Atlanta Council Approves Public Tax Money To Replace 20-Year-Old Football Stadium

Atlanta’s city council overwhelmingly approved a plan that would, on its face, spend $200 million in public tax dollars to replace the Georgia Dome, the 20-year-old home of the National Football League’s Atlanta Falcons. The dome, despite its seemingly young age, is among the older stadiums in the NFL thanks to a rash of publicly-financed construction across the league in recent years.

On first glance, the Atlanta deal seems like a pretty good one for taxpayers, at least relative to other stadium financing plans. The Falcons are going to cover $800 million of the $1 billion cost as well as some infrastructure improvements and cost overruns. But the $200 million cost to taxpayers is actually much larger, according to Neil DeMause at Field of Schemes, who tallied the public cost at more than $500 million once all the subsidies and costs are included:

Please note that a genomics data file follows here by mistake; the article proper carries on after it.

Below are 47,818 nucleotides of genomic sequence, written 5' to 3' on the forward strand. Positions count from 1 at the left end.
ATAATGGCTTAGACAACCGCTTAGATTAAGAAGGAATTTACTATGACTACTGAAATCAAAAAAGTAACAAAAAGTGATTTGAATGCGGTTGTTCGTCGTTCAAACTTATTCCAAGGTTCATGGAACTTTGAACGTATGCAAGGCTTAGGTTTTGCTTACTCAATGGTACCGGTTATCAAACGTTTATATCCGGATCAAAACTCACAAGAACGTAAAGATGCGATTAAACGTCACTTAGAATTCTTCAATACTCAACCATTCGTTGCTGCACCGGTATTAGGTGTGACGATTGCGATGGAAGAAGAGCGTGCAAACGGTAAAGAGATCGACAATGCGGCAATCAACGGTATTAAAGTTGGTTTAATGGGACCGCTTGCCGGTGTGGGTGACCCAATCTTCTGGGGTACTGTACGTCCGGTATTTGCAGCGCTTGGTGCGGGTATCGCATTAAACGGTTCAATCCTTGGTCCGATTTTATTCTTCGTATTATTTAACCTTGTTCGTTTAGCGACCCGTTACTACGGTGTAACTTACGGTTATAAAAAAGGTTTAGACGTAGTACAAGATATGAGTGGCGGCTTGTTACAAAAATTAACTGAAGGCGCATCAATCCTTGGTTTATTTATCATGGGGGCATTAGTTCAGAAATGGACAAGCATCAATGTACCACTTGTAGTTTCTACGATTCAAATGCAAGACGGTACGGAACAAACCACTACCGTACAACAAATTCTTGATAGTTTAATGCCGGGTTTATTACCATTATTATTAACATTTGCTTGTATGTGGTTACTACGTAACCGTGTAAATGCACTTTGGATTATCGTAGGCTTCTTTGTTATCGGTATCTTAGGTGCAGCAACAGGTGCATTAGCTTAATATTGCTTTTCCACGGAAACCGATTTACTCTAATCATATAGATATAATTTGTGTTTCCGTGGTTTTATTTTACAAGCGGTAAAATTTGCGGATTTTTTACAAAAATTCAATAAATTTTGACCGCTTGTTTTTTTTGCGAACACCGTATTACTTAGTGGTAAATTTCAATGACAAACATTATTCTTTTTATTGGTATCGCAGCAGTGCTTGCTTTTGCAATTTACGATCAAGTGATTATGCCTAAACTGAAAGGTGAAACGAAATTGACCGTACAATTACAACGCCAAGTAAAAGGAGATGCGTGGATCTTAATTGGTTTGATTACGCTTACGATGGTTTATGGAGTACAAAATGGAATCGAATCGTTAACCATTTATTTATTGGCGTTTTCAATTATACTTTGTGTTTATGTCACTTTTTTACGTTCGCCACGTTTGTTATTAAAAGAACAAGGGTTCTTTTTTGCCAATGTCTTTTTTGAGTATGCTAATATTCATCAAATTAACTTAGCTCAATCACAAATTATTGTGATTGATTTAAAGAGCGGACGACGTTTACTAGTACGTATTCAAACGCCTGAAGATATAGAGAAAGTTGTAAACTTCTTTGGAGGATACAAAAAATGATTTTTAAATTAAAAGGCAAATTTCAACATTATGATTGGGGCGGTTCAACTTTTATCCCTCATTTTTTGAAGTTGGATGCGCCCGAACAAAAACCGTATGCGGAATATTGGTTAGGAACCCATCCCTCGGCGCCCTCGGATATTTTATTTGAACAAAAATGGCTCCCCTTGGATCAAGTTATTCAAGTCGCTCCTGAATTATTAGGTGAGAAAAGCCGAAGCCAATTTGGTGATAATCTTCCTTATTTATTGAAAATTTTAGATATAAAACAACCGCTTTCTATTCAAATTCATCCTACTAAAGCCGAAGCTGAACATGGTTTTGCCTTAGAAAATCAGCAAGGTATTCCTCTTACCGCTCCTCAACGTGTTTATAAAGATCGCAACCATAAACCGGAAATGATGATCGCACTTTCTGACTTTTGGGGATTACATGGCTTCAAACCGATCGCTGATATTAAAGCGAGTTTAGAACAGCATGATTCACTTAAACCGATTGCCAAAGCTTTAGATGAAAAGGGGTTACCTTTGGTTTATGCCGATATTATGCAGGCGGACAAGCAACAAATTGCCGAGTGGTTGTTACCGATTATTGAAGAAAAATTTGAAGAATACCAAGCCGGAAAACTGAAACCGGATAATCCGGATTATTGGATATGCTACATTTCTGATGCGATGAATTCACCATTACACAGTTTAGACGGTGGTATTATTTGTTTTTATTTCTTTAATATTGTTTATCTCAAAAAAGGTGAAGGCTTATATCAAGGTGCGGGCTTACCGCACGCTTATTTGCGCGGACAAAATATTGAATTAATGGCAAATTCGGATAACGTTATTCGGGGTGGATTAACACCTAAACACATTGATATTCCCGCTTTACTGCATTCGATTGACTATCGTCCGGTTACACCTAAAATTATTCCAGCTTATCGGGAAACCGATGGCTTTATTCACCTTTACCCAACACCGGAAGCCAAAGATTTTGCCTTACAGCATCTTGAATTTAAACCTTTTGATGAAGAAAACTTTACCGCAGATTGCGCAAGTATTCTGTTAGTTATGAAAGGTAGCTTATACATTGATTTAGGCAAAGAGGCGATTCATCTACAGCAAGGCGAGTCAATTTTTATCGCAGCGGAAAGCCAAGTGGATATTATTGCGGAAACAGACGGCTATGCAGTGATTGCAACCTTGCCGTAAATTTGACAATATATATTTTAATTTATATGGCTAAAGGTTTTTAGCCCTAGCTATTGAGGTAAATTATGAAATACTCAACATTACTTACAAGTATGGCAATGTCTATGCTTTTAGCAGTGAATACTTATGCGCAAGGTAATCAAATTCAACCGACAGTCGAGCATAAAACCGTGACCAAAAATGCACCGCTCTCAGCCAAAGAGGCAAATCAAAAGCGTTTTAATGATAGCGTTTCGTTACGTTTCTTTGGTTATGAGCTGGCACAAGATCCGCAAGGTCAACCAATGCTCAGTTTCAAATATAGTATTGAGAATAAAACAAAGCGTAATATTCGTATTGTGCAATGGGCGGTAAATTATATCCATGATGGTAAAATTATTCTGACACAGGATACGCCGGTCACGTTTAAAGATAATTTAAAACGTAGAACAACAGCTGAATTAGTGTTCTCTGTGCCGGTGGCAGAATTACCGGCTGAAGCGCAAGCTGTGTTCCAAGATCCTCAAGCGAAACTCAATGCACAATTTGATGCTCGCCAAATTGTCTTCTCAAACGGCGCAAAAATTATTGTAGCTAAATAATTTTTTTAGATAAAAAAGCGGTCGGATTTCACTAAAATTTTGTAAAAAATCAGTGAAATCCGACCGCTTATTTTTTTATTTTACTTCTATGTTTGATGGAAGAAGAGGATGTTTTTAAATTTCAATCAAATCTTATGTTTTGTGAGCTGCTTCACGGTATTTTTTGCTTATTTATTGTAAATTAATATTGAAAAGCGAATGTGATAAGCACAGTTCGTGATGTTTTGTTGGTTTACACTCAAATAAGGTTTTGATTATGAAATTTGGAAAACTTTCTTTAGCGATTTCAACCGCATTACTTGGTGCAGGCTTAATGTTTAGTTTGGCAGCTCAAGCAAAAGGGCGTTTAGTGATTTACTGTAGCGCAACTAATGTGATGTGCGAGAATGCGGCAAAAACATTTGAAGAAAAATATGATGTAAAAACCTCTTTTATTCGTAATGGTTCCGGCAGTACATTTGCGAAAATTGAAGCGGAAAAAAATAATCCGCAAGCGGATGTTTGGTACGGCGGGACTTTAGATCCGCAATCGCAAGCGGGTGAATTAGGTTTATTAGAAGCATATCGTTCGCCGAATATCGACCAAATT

Add the $300 million to our original $254 million, and we get a total public subsidy for the project of $554 million.

Could this be off? Sure: growth in hotel tax revenues could be less than what it has been; the financing costs for the stadium could eat up more of the money than I’ve estimated; or half a dozen other uncertainties. But as a best guess for how much the Falcons deal would cost the public, “more than half a billion dollars” is an excellent starting point.

While the Falcons have argued that the Georgia Dome’s age relative to other facilities is a hindrance, it hasn’t had any problem hosting major events lately. It will host the NCAA men’s Final Four in April, and it is the often the home of the Southeastern Conference men’s basketball tournament, college football classics and bowl games, and the NCAA Tournament. But it is falling behind in the race to host future Super Bowls (which aren’t as good for the economy as proponents often claim) and it doesn’t have enough luxury suites for owner Arthur Blank to maximize revenue, so the Falcons have spent the last year pushing for a replacement.

Today, they got it, even though Atlanta’s education budgets remain drained and such deals almost always turn out poorly for the taxpayers who foot the bill.